Energy independence is frequently discussed in many contexts in America. Commentators and economists speculate on the number of jobs created, the benefit to GDP, etc. However, as one former Green Beret puts it in a recent op-ed for the Colorado-based Gazette, there is a moral case for energy independence as well. According to D. Sperry Redd, he saw the moral implications of American energy independence from a very unique standpoint:
I becameacquainted with this reality in the military where I spent the better part of 20-plus years in foreign lands defending, among other things, our access to affordable oil. I witnessed the cost in blood and treasure that we have had to pay to secure our national security interests. I found myself standing between innocent civilians and evil terrorist forces funded by savage regimes who are enriched by the very petro dollars we pay them to keep the engine of our economy running.
Sperry goes on to say that reducing America’s dependence on foreign oil would allow the country to extricate itself from entangling arrangements, and permit the United States to forgo the financial and human expense of trying to secure access to oil rich areas abroad.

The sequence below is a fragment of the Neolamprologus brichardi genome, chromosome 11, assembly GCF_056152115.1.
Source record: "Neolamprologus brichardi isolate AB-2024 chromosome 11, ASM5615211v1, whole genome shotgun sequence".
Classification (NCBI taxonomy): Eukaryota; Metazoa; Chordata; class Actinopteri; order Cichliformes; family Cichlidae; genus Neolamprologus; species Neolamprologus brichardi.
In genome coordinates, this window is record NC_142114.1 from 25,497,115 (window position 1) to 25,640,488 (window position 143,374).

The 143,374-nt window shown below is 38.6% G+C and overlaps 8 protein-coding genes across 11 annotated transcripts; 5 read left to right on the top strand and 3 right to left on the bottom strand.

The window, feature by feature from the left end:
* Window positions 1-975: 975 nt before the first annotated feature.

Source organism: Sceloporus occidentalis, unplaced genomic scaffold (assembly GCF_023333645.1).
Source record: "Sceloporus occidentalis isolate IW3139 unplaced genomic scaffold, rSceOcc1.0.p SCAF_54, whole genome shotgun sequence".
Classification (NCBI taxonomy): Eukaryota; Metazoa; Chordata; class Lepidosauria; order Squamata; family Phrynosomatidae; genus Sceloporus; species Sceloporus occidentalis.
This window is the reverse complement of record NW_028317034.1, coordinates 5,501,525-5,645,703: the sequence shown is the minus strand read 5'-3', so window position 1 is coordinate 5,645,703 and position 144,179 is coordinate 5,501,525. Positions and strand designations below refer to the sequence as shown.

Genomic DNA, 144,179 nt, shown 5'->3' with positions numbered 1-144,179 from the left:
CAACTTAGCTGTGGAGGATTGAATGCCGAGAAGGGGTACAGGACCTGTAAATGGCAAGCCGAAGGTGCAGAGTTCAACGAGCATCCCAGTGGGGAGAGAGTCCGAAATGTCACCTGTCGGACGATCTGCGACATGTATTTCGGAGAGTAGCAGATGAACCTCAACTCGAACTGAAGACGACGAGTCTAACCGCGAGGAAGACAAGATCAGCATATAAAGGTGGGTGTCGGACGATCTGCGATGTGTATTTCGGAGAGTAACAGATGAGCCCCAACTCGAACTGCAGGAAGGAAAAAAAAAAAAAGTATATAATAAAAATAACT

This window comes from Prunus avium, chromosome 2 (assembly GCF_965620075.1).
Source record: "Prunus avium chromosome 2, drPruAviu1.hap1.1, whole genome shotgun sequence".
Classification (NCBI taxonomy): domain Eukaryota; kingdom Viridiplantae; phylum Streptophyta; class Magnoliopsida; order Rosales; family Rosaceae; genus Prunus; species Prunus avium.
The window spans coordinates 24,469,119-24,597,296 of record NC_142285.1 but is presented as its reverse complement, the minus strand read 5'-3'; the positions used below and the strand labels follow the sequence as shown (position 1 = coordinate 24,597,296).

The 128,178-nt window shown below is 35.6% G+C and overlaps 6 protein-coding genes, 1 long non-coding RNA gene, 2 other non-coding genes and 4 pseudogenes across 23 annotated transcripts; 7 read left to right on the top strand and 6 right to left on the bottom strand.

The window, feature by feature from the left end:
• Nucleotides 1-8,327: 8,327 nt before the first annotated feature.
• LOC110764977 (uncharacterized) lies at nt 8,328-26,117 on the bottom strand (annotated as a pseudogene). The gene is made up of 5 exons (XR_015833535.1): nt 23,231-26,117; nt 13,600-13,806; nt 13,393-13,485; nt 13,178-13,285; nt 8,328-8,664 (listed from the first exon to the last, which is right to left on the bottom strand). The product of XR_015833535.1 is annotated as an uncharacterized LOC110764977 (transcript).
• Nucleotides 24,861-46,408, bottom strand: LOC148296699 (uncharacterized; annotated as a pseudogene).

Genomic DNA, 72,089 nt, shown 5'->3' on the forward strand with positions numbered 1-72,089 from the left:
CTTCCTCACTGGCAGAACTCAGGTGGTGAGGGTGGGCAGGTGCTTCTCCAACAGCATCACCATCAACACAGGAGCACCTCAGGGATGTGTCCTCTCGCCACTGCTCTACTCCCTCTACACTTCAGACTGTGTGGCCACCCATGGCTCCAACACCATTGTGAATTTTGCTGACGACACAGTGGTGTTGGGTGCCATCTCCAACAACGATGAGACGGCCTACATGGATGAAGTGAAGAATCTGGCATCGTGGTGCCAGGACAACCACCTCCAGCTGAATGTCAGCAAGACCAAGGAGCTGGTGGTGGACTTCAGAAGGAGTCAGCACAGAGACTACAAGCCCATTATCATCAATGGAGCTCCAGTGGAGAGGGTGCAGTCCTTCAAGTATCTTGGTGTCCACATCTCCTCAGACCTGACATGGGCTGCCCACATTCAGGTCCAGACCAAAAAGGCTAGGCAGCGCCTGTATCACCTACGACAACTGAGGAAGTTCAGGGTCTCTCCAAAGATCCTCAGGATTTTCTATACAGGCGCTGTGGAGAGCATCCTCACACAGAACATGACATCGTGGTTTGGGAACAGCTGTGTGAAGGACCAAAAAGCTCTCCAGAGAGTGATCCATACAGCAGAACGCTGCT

Achieving energy independence does not mean sacrificing our environment, however. Sperry states:
We have developed the techniques and technology that now enable us to use our own domestic energy resources in the most efficient, clean and environmentally friendly way.
The Upper Midwest holds one of the keys necessary to achieving energy independence in the form of the Bakken oil formation. Whether or not the Midwest helps America achieve the goal of energy independence will hinge on our region’s ability to develop a modern, reliant, and efficient energy infrastructure. The economic and security incentives are there. As Mr. Sperry has seen firsthand, the moral case exists as well.